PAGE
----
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who adrsueteep fore t ship. and they told us specifically out en t shimen and ha power left so it could only be captured bythe this route it would be pushed onto the rocks and would be taken back out andhed onto the an trillions of the designers who were still entwistle stood on the shore
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literay the distance between thouagurnd the government an scers eoebody managed to jump astonishingly this incredibly lucky inviduals jumped on the christmas island. that's how close the vote came to thesuh one of the australians told me h cththe coud rescue -- andtad
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perished. the try to force a we are dealing with similar things at the moment. and ofur i've dealt with tbltae. >> the contributions of this debate. the debate was extremely serious and wide look at this debate is a command position where i was 12 months ago about my views for onthago whertheyre heht w cesse s. in l12th preceding the tragic christmas island a few months ago. was i the tragic scenes on tv this weekend a young man h found se ie czedt lives. we did know how many have survived or been found. the few people tht did make it,
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but we did see on tv i looked a r . hehe tng, i think this is a tragedy that we have to do whatever it takes to stop. i think what we have here before is today in this chamber a tool siremesmember isa ist o rlnta deliberative one question time ison and do nothing about the subject is absolutely valid. orotpealso e iouny bt me in relatn to refugees. mr. kennedy said the forebears came here in the 1970s and my hee a country where
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there was horror, but he was desperate to comehr when mr. kendy is right, there's a great deal of hypocrisy from time to time in the states. but i'll say one thing to you, i stand up to this parliament. i'll eerr support ap posts watch where you can find a 13-year-old child to a country withoutsbti il omy body. some people say they're i't.tling with cautio.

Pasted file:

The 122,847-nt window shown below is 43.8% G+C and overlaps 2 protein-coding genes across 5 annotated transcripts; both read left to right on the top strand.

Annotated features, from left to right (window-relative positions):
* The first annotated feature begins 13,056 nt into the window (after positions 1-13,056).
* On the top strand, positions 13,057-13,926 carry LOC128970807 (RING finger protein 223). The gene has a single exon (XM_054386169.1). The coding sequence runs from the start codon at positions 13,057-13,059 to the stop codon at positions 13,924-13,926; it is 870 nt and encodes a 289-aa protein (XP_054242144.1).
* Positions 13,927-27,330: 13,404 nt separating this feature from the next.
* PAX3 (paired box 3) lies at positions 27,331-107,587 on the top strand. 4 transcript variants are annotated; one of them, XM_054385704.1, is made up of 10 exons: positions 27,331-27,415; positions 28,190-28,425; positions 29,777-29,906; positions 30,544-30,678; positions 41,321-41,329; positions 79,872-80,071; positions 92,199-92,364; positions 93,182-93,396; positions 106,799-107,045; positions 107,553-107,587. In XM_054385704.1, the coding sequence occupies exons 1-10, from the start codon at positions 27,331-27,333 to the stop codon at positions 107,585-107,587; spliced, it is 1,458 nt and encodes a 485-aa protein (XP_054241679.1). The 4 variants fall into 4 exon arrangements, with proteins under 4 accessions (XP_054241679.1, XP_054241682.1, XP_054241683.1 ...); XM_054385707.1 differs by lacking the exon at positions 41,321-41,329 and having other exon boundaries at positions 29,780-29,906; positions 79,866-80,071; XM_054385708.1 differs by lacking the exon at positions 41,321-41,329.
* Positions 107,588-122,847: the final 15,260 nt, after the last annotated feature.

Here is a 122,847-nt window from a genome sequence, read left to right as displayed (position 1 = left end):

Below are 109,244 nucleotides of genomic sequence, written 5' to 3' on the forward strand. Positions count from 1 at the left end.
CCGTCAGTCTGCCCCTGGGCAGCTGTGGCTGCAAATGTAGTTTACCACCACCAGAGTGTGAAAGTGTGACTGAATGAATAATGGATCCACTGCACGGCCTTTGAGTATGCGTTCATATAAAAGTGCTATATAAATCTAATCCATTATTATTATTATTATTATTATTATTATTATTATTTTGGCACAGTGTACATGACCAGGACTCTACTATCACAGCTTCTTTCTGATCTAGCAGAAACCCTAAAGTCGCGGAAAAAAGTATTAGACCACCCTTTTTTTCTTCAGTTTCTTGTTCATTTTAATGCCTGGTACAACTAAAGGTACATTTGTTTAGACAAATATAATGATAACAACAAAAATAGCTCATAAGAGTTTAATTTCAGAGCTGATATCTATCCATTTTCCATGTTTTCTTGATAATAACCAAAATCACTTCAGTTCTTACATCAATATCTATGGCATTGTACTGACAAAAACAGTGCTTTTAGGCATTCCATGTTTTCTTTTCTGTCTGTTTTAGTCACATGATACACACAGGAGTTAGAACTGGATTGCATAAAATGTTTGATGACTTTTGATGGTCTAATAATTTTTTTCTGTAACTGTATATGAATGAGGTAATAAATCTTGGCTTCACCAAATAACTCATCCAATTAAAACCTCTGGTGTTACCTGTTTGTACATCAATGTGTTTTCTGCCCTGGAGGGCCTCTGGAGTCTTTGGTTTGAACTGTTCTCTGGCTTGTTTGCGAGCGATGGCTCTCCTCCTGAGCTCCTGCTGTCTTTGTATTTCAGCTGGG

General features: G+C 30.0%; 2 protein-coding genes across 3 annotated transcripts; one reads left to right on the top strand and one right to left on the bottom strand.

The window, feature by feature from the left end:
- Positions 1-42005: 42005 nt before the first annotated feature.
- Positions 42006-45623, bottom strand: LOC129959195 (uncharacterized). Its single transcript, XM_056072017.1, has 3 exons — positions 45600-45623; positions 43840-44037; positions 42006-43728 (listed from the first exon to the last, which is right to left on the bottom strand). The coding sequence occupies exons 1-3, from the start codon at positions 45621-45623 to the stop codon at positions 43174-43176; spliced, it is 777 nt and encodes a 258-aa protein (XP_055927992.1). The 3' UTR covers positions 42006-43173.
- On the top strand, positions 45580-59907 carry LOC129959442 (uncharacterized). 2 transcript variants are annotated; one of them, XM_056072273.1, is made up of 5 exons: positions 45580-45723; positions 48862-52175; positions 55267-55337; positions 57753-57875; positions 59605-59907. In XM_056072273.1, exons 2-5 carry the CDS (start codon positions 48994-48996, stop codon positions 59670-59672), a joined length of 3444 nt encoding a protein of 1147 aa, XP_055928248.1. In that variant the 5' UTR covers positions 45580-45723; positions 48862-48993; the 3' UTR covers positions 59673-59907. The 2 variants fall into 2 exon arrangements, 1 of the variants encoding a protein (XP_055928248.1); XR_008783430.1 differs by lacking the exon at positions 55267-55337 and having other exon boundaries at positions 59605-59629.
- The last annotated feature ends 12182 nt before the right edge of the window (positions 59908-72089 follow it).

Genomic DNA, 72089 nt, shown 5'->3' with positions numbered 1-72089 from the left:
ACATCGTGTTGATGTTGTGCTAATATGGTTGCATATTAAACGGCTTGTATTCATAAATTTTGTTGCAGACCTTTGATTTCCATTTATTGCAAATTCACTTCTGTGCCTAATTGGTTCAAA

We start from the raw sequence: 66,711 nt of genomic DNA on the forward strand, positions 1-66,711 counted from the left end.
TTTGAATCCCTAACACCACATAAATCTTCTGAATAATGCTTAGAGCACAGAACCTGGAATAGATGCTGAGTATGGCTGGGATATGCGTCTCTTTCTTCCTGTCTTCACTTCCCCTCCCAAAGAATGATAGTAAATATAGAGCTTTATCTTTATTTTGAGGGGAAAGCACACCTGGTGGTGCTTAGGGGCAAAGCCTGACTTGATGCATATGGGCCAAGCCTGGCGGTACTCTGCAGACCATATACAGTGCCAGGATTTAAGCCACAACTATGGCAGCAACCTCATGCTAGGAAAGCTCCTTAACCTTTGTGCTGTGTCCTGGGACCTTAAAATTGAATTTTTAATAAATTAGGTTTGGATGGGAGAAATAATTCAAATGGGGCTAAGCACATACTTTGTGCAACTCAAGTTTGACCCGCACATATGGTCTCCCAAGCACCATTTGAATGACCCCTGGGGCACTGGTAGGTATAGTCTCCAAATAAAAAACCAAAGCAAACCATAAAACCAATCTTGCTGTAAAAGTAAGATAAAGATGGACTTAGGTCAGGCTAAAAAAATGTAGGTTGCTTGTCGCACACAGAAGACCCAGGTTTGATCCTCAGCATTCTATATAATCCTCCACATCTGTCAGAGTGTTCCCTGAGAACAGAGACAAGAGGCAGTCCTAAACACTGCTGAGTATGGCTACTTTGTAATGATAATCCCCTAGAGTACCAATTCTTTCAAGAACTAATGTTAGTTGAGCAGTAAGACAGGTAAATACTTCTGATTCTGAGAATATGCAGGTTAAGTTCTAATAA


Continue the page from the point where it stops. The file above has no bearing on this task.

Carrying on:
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knxa wi t th ompromise that the leader of the opposition went some way benasslrto offering a solution wh le, 'etough that the previous prime minister, man prime minister and i opposed it until the moment he assured that at all times rasad he who resent day that they would be particularly able to have health care and education support so he could assure me that the most thwaen ye dulde pert. was prepared to cross the floor
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with an absolute majoity because i disagreed unopposed the st will buy prime pealgtherth th minister for immigration that no child would either be abandoned in another country when say, under the protection of his wonosorit he aured me did. this government is now asking us to support a situation where a 13-year-old child could be sent mt.another motion wioutnygao arh if anything actually affords to the immigration minister on a case-by-case basis, it is the threat of it. and from time to time, the enactment oi i
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mnthfor conscience. that is why i feel entirely consistent. that is why it was so angry because i had wrestled, like many others that the conscnce i ti osistent. i will sleep easy because i know om my own background and what i've done in the past that i am going to be consistent no matter ma hard it might be explaining it to make situations , i rest easy on that because i am entirely consistent with what he said then myol heutihfo resolved and the alternative. >> the highlights of the parliamentary sitting in june.